Brussels, 18 January 2018


The United Kingdom submitted on 29 March 2017 the notification of its intention to withdraw from the Union pursuant to Article 50 of the Treaty on European Union. This means that, unless a ratified withdrawal agreement1 establishes another date, all Union primary and secondary law will cease to apply to the United Kingdom from 30 March 2019, 00:00h (CET) (‘the withdrawal date’).2 The United Kingdom will then become a ‘third country’.3 Preparing for the withdrawal is not just a matter for EU and national authorities but also for private parties. In view of the considerable uncertainties, in particular concerning the content of a possible withdrawal agreement, economic operators are reminded of legal repercussions, which need to be considered when the United Kingdom becomes a third country.4 Subject to any transitional arrangement that may be contained in a possible withdrawal agreement, as of the withdrawal date the EU rules in the field of public procurement no longer apply to the United Kingdom.5 This has in particular the following consequences for public procurement procedures launched by EU Member States authorities as of the withdrawal date:

1 Negotiations are ongoing with the United Kingdom with a view to reaching a withdrawal agreement.
Furthermore, in accordance with Article 50(3) of the Treaty on European Union, the European
Council, in agreement with the United Kingdom, may unanimously decide that the Treaties cease to
apply at a later date.
3 A third country is a country not member of the EU.
4 For public procurement procedures that are ongoing on the withdrawal date, the EU is trying to agree
solutions with the United Kingdom in the withdrawal agreement. The essential principles of the EU’s
position on on-going Public Procurement Procedures are available here:
5 Thus, all guarantees associated with EU Public Procurement Law will cease to apply to economic
operators interested or participating in public procurement procedures in the United Kingdom. See for a list of
instruments forming part of the EU Public Procurement Law acquis.

2  Economic operators from the United Kingdom will have the same status as all other economic operators based in a third country with which the EU does not have any agreement providing for the opening of the EU procurement market.6 They shall therefore be subject to the same rules as any third country tenderer.  Article 85 of Directive 2014/25/EU regulating procurement procedures for the purchase of supplies by entities operating in the water, energy, transport and postal services sectors7, sets forth that tenders submitted in the EU may be rejected if the proportion of the products originating in third countries with which the EU has not concluded an agreement ensuring comparable and effective access for EU undertakings to the markets of those third countries, exceeds 50% of the total value of the products constituting the tender. Even where such offers are not rejected, they shall not lead to the award of a contract if there are equivalent offers with less than 50% of the products originating in third countries. Therefore, tenders in this type of EU procurements offering more than 50% of products originating from the United Kingdom and other third countries may be rejected or may not be awarded a contract.  As clarified by Recital 18 of Directive 2009/81/EC regulating procurement procedures by contracting authorities or entities in the field of defence and security8, EU Member States will retain the power to decide whether or not their contracting authorities/entities may allow economic operators from third countries to participate in their defence and security procurement procedures. Economic operators from the United Kingdom may therefore be excluded from bidding for defence and security contracts in the EU.  Furthermore, Article 22 of Directive 2009/81/EC provides that Member States shall recognise the security clearances which they consider equivalent to those issued in accordance with their national law. Since, as of the withdrawal date, the United Kingdom ceases to be a member of the Union, EU Member States will no longer be under the obligation to recognise security clearances obtained by an economic operator in the United Kingdom, even where they could consider them as equivalent to their national security clearances. This may lead to the exclusion of operators relying on a United Kingdom security clearance in EU defence and security public procurement procedures. The webpage of the Commission on public procurement ( provides for general information concerning public procurement procedures in the EU.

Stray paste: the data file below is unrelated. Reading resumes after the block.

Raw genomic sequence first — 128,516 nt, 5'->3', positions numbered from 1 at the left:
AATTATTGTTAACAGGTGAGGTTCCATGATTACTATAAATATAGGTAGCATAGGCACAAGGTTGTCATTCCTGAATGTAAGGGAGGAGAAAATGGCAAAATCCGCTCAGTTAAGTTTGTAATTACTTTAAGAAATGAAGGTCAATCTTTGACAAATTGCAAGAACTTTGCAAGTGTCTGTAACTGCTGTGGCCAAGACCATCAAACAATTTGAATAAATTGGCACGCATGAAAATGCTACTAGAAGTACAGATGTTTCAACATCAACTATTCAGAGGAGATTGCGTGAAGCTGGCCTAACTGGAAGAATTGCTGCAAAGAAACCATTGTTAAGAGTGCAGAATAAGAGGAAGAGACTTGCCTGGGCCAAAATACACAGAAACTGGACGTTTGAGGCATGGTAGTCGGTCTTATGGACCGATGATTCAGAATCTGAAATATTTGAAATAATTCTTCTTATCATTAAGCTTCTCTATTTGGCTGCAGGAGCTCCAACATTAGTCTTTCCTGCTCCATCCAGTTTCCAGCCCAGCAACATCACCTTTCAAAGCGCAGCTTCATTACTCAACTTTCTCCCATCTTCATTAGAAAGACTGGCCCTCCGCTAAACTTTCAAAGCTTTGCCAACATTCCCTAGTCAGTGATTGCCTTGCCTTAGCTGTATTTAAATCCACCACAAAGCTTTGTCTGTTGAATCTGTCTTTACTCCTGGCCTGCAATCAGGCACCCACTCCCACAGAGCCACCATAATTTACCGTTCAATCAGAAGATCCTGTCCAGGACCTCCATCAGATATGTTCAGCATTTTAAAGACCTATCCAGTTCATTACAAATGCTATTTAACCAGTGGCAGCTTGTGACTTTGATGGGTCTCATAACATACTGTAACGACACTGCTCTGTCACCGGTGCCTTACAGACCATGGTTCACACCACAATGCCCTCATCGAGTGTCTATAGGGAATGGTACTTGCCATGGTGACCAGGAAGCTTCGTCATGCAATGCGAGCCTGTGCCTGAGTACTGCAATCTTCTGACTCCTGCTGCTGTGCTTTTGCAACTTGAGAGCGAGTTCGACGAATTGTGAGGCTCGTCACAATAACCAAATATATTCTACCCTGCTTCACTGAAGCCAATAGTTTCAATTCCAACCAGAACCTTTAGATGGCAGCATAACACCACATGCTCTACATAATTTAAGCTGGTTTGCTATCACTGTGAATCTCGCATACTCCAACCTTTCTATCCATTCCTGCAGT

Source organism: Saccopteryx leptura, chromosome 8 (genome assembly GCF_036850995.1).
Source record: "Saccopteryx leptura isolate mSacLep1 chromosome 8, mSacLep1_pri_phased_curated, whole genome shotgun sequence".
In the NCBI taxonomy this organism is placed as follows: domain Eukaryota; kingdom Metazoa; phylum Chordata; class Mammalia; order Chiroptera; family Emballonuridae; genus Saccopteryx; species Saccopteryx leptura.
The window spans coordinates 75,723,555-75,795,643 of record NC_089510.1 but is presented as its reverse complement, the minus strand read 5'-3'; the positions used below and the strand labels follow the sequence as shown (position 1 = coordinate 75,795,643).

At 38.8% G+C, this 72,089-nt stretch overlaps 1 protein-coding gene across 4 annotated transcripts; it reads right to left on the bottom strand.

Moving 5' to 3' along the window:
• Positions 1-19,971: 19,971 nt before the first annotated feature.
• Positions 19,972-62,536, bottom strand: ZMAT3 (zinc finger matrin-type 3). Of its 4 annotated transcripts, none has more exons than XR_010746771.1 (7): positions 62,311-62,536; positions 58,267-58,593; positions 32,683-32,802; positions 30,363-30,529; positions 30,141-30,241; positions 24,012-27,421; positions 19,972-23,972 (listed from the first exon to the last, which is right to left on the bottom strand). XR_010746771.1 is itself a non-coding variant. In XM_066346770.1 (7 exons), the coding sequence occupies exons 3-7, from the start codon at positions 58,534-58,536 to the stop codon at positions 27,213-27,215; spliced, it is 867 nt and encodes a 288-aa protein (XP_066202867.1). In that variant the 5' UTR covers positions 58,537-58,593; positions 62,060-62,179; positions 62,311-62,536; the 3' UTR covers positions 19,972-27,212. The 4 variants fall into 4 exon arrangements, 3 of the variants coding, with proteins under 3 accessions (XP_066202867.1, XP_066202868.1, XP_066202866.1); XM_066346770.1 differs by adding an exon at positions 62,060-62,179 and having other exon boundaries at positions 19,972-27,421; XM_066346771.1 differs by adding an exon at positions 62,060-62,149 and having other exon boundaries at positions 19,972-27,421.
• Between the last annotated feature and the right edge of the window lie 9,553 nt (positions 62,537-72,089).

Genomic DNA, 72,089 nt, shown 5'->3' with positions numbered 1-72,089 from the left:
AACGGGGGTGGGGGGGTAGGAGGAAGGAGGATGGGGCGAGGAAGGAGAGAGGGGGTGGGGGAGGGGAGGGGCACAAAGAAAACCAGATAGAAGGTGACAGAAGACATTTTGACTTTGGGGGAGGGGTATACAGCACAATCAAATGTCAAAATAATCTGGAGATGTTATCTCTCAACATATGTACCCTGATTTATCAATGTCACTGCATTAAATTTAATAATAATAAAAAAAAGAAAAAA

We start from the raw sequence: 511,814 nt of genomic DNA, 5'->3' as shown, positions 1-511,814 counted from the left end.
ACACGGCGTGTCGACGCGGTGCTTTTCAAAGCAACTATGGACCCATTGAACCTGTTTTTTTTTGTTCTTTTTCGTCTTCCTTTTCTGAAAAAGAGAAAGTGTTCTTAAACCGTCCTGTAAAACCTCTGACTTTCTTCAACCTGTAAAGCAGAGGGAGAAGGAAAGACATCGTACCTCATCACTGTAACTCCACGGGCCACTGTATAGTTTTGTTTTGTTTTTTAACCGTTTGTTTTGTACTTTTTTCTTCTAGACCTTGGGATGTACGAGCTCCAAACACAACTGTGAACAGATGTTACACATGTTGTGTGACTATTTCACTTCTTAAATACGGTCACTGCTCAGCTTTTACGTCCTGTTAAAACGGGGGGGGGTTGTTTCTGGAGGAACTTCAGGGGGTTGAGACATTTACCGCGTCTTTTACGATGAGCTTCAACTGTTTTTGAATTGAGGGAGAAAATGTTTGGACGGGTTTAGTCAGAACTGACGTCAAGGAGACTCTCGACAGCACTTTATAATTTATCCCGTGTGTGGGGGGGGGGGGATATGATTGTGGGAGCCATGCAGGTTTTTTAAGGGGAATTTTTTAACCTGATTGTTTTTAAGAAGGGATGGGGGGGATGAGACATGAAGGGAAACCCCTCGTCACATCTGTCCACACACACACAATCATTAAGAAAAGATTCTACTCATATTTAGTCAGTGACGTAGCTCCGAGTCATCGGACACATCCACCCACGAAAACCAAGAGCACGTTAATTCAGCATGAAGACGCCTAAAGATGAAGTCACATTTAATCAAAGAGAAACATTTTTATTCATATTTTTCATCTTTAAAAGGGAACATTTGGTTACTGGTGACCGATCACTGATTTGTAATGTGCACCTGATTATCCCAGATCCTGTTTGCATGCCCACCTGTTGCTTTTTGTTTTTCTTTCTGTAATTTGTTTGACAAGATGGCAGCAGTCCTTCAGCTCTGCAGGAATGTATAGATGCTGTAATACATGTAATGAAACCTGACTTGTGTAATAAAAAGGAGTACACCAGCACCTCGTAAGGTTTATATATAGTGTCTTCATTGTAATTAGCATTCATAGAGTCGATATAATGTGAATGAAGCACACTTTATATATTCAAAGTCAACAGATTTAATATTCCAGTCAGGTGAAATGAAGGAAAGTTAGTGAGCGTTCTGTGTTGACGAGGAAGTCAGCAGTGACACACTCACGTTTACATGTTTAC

This page will be updated with further information, where necessary. European Commission Directorate-General for Internal Market, Industry, Entrepreneurship and SMEs
6 This is without prejudice to any possible future accession of the United Kingdom to the Government
Procurement Agreement.
7 OJ L 94, 28.3.2014, p. 243.
8 OJ L 216, 20.8.2009, p. 76.

The Legal Materials contain European Union public sector information. EU public information is reproduced pursuant to Commission Decision of 12 December 2011 on the reuse of Commission documents (2011/833/EU) (the EU Decision)

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